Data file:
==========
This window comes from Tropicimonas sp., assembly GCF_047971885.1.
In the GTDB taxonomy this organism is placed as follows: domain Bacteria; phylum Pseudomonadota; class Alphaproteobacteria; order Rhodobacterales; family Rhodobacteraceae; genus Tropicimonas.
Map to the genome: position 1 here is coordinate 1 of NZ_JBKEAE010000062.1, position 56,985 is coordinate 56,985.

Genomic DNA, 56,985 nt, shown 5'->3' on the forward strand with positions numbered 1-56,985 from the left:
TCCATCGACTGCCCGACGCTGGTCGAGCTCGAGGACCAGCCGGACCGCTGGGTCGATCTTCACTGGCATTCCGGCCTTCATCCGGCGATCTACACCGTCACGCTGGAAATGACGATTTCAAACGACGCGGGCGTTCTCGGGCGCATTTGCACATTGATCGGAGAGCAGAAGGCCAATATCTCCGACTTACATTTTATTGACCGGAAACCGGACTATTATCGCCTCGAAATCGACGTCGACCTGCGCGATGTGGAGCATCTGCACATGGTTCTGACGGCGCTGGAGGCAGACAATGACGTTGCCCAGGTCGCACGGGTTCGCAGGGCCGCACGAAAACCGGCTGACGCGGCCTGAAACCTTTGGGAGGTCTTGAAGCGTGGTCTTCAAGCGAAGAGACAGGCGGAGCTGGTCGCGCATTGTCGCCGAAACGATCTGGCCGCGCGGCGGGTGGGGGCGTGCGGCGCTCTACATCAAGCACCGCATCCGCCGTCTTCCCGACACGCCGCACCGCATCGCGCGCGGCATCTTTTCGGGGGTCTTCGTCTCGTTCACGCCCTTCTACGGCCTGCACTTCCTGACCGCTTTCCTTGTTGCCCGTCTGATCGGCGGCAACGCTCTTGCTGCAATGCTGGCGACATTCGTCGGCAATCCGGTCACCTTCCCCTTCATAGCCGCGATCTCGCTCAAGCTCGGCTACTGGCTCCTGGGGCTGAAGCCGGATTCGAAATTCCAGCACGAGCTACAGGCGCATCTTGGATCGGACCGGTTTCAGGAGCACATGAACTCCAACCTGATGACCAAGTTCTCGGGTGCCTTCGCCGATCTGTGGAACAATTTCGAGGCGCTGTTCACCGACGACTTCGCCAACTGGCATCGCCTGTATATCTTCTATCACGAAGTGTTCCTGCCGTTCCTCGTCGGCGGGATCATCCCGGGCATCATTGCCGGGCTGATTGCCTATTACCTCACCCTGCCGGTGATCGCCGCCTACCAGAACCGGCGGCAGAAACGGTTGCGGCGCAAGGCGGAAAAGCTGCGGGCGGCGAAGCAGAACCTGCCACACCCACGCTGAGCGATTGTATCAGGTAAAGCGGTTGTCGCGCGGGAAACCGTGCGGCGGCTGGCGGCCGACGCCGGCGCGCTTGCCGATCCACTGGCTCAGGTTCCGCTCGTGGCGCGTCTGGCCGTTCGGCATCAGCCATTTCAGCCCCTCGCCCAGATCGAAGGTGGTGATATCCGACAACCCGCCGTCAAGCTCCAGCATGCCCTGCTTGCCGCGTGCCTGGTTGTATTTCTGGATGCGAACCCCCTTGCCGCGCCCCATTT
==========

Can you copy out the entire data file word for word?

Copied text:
This window comes from Tropicimonas sp., assembly GCF_047971885.1.
In the GTDB taxonomy this organism is placed as follows: domain Bacteria; phylum Pseudomonadota; class Alphaproteobacteria; order Rhodobacterales; family Rhodobacteraceae; genus Tropicimonas.
Map to the genome: position 1 here is coordinate 1 of NZ_JBKEAE010000062.1, position 56,985 is coordinate 56,985.

Genomic DNA, 56,985 nt, shown 5'->3' on the forward strand with positions numbered 1-56,985 from the left:
TCCATCGACTGCCCGACGCTGGTCGAGCTCGAGGACCAGCCGGACCGCTGGGTCGATCTTCACTGGCATTCCGGCCTTCATCCGGCGATCTACACCGTCACGCTGGAAATGACGATTTCAAACGACGCGGGCGTTCTCGGGCGCATTTGCACATTGATCGGAGAGCAGAAGGCCAATATCTCCGACTTACATTTTATTGACCGGAAACCGGACTATTATCGCCTCGAAATCGACGTCGACCTGCGCGATGTGGAGCATCTGCACATGGTTCTGACGGCGCTGGAGGCAGACAATGACGTTGCCCAGGTCGCACGGGTTCGCAGGGCCGCACGAAAACCGGCTGACGCGGCCTGAAACCTTTGGGAGGTCTTGAAGCGTGGTCTTCAAGCGAAGAGACAGGCGGAGCTGGTCGCGCATTGTCGCCGAAACGATCTGGCCGCGCGGCGGGTGGGGGCGTGCGGCGCTCTACATCAAGCACCGCATCCGCCGTCTTCCCGACACGCCGCACCGCATCGCGCGCGGCATCTTTTCGGGGGTCTTCGTCTCGTTCACGCCCTTCTACGGCCTGCACTTCCTGACCGCTTTCCTTGTTGCCCGTCTGATCGGCGGCAACGCTCTTGCTGCAATGCTGGCGACATTCGTCGGCAATCCGGTCACCTTCCCCTTCATAGCCGCGATCTCGCTCAAGCTCGGCTACTGGCTCCTGGGGCTGAAGCCGGATTCGAAATTCCAGCACGAGCTACAGGCGCATCTTGGATCGGACCGGTTTCAGGAGCACATGAACTCCAACCTGATGACCAAGTTCTCGGGTGCCTTCGCCGATCTGTGGAACAATTTCGAGGCGCTGTTCACCGACGACTTCGCCAACTGGCATCGCCTGTATATCTTCTATCACGAAGTGTTCCTGCCGTTCCTCGTCGGCGGGATCATCCCGGGCATCATTGCCGGGCTGATTGCCTATTACCTCACCCTGCCGGTGATCGCCGCCTACCAGAACCGGCGGCAGAAACGGTTGCGGCGCAAGGCGGAAAAGCTGCGGGCGGCGAAGCAGAACCTGCCACACCCACGCTGAGCGATTGTATCAGGTAAAGCGGTTGTCGCGCGGGAAACCGTGCGGCGGCTGGCGGCCGACGCCGGCGCGCTTGCCGATCCACTGGCTCAGGTTCCGCTCGTGGCGCGTCTGGCCGTTCGGCATCAGCCATTTCAGCCCCTCGCCCAGATCGAAGGTGGTGATATCCGACAACCCGCCGTCAAGCTCCAGCATGCCCTGCTTGCCGCGTGCCTGGTTGTATTTCTGGATGCGAACCCCCTTGCCGCGCCCCATTT